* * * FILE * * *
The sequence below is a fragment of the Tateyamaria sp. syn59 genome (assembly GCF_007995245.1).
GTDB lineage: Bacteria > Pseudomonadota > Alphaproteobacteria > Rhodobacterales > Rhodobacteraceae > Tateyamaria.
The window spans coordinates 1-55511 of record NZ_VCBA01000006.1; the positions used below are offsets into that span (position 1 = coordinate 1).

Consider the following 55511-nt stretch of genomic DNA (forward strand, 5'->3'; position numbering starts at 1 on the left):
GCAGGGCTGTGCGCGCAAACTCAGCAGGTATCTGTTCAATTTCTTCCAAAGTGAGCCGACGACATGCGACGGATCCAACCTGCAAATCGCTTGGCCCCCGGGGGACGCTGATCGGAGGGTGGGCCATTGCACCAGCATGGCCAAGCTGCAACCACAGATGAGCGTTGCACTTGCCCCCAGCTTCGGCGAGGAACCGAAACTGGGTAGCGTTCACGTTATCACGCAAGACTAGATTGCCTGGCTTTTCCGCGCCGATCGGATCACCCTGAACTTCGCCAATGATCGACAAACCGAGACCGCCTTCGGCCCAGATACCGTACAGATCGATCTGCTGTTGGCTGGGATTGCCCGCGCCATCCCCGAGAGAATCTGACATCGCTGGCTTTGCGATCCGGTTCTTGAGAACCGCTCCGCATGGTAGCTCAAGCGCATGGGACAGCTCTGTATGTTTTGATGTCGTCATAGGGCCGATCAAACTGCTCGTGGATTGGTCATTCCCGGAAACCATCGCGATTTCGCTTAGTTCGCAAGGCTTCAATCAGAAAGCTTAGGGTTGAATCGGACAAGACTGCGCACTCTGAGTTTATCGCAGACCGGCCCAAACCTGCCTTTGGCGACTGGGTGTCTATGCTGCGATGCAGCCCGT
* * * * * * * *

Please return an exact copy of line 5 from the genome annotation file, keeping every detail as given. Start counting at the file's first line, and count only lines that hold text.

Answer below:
GCAGGGCTGTGCGCGCAAACTCAGCAGGTATCTGTTCAATTTCTTCCAAAGTGAGCCGACGACATGCGACGGATCCAACCTGCAAATCGCTTGGCCCCCGGGGGACGCTGATCGGAGGGTGGGCCATTGCACCAGCATGGCCAAGCTGCAACCACAGATGAGCGTTGCACTTGCCCCCAGCTTCGGCGAGGAACCGAAACTGGGTAGCGTTCACGTTATCACGCAAGACTAGATTGCCTGGCTTTTCCGCGCCGATCGGATCACCCTGAACTTCGCCAATGATCGACAAACCGAGACCGCCTTCGGCCCAGATACCGTACAGATCGATCTGCTGTTGGCTGGGATTGCCCGCGCCATCCCCGAGAGAATCTGACATCGCTGGCTTTGCGATCCGGTTCTTGAGAACCGCTCCGCATGGTAGCTCAAGCGCATGGGACAGCTCTGTATGTTTTGATGTCGTCATAGGGCCGATCAAACTGCTCGTGGATTGGTCATTCCCGGAAACCATCGCGATTTCGCTTAGTTCGCAAGGCTTCAATCAGAAAGCTTAGGGTTGAATCGGACAAGACTGCGCACTCTGAGTTTATCGCAGACCGGCCCAAACCTGCCTTTGGCGACTGGGTGTCTATGCTGCGATGCAGCCCGT